You might think raw powerlifting would mean that no equipment is allowed. Well, you would be partially correct. Most federations describe raw as including only protective equipment and not supportive equipment. In light of that, I will outline the “necessary” equipment for raw powerlifting. First, a brief caveat, if you are just getting into powerlifting or strength training, you don’t need anything. Primarily, I would suggest finding some stable shoes to lift in (converse are a great cheap option used at all levels.)
First, a brief caveat, if you are just getting into powerlifting or strength training, you don’t need anything. Primarily, I would just suggest finding some stable shoes to lift in (converse are a great cheap option used at all levels.)
So here is the list of necessary and approved equipment for IPF Raw Powerlifting:
Let’s start from the ground up.
1. Shoes (Required)
So there are basically 3 options. Olympic shoes, flat shoes, and deadlift slippers. For the squat I personally have experimented with a variety of different shoes, using 2 types of Olympic shoes and now settling with Reebok Crossfit Tr Lite. They are good shoes, relatively inexpensive and have great grip. I actually currently use them for all 3 lifts. Honestly, converse or vans work in exactly the same way so if you have a pair of those go for it. It is hard to know if you need Olympic shoes, but there are some pretty solid theories on this page:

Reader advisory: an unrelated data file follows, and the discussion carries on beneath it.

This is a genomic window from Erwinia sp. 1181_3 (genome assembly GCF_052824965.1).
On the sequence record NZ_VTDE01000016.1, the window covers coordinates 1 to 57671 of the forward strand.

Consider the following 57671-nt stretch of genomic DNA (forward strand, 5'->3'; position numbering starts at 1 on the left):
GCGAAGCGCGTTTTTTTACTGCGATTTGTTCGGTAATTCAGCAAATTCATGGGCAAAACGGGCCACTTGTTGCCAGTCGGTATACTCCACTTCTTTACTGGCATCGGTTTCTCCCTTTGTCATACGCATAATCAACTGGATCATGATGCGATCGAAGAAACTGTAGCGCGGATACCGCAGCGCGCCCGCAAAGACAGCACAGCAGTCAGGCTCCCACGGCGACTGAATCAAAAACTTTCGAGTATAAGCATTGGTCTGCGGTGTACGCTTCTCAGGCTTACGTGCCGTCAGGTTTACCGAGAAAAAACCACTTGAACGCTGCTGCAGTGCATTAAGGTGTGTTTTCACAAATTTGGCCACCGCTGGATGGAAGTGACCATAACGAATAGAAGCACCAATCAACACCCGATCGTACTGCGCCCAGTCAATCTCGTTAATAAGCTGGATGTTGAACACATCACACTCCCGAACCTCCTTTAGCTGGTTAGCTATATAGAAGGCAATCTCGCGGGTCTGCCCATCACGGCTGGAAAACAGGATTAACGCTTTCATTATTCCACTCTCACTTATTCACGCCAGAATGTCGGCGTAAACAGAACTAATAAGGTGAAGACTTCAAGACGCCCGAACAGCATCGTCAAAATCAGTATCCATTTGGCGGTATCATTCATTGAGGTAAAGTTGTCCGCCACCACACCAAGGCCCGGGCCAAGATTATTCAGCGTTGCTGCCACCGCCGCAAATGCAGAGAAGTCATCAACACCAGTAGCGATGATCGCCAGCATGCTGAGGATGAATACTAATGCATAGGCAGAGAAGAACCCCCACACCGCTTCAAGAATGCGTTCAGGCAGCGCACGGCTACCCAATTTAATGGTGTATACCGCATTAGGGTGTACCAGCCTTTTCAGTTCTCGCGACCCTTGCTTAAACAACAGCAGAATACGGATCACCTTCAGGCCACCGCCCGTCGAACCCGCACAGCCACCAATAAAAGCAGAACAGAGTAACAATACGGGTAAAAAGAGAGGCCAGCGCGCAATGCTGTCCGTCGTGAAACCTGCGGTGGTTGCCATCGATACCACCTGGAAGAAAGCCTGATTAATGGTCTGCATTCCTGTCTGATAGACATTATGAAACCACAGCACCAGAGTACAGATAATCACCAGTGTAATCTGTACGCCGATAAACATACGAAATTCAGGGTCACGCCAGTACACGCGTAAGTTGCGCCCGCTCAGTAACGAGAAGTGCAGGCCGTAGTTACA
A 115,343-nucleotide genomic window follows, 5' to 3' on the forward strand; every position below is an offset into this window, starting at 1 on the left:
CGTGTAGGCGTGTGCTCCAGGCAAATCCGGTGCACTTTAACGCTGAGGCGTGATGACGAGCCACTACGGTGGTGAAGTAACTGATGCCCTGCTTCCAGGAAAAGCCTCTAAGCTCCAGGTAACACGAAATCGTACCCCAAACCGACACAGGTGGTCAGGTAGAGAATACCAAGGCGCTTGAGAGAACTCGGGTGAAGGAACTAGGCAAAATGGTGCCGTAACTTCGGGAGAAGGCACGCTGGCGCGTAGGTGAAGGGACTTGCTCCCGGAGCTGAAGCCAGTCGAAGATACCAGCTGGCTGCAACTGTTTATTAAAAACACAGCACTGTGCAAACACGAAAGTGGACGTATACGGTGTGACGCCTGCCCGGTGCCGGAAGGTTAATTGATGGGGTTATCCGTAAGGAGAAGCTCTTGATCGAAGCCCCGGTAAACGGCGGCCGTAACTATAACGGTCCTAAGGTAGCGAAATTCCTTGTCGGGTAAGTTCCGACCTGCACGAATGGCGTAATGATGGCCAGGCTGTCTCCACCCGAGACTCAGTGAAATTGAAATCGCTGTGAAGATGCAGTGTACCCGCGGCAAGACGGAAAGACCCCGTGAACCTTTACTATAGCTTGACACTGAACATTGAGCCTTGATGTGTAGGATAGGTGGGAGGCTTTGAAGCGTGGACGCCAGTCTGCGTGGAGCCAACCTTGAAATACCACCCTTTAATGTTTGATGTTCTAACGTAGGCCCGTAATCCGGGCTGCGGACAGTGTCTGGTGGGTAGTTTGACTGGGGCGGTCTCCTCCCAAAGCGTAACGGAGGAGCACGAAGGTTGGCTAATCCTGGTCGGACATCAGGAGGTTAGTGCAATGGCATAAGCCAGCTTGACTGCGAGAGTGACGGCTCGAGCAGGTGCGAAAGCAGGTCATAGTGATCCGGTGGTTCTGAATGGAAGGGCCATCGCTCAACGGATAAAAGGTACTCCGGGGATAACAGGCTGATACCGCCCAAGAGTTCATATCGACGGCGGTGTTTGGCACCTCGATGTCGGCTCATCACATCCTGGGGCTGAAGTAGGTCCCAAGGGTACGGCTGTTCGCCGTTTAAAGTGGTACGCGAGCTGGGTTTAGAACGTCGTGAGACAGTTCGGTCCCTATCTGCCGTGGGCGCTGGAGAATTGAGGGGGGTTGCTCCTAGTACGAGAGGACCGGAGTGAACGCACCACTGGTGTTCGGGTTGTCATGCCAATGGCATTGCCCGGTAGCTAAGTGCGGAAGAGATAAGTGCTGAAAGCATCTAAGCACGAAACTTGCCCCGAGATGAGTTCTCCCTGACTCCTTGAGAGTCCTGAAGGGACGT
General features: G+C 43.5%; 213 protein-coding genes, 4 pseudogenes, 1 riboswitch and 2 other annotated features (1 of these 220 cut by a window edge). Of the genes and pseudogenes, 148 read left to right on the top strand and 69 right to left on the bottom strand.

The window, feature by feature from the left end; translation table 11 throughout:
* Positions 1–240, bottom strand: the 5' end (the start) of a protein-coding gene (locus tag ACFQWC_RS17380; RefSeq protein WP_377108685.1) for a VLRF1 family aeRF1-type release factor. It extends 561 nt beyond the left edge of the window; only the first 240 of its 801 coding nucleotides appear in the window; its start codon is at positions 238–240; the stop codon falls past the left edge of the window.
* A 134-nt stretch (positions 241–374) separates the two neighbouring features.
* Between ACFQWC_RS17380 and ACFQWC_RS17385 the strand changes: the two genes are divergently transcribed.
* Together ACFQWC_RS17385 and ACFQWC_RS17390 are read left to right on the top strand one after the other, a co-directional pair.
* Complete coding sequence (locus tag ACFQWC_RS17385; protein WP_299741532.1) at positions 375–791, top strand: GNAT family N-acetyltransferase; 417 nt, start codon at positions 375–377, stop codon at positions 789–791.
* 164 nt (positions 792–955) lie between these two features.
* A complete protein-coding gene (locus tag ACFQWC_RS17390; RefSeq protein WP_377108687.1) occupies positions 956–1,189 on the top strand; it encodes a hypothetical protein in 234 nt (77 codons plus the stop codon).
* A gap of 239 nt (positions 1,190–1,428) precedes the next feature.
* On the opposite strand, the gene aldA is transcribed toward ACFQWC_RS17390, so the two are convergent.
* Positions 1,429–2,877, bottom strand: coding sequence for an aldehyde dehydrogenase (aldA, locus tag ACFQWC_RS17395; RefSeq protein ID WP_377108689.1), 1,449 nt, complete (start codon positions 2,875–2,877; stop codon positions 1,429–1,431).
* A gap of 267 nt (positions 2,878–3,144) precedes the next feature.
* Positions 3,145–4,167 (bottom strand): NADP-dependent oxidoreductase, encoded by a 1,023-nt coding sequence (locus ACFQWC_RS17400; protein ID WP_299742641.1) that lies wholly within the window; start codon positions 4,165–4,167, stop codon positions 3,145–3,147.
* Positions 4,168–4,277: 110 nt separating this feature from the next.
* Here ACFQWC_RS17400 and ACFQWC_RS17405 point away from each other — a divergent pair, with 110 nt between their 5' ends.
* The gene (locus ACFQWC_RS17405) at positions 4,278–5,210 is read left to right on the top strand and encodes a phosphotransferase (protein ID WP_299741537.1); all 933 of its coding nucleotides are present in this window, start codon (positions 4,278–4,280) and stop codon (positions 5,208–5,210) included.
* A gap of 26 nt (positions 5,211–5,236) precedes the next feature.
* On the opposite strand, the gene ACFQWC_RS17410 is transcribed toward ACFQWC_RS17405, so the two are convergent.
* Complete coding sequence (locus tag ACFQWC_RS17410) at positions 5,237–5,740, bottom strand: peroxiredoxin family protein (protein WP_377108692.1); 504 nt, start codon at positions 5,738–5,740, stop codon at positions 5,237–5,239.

I actually currently use them for all 3 lifts. Honestly, converse or vans work in exactly the same way so if you have a pair of those go for it. It is hard to know if you need Olympic shoes, but there are some pretty solid theories on this page: Squat Shoe Tips
Ultimately, the decision is really personal. Like I mentioned I have flipped flopped between both options and I haven’t really settled on a permanent solution. It really depends on your squat stance, hip and ankle mobility. As I am sure you have realized by this point in your lifting career that is all subject to change. So, my recommendation is to experiment with different options until you find something you like for now!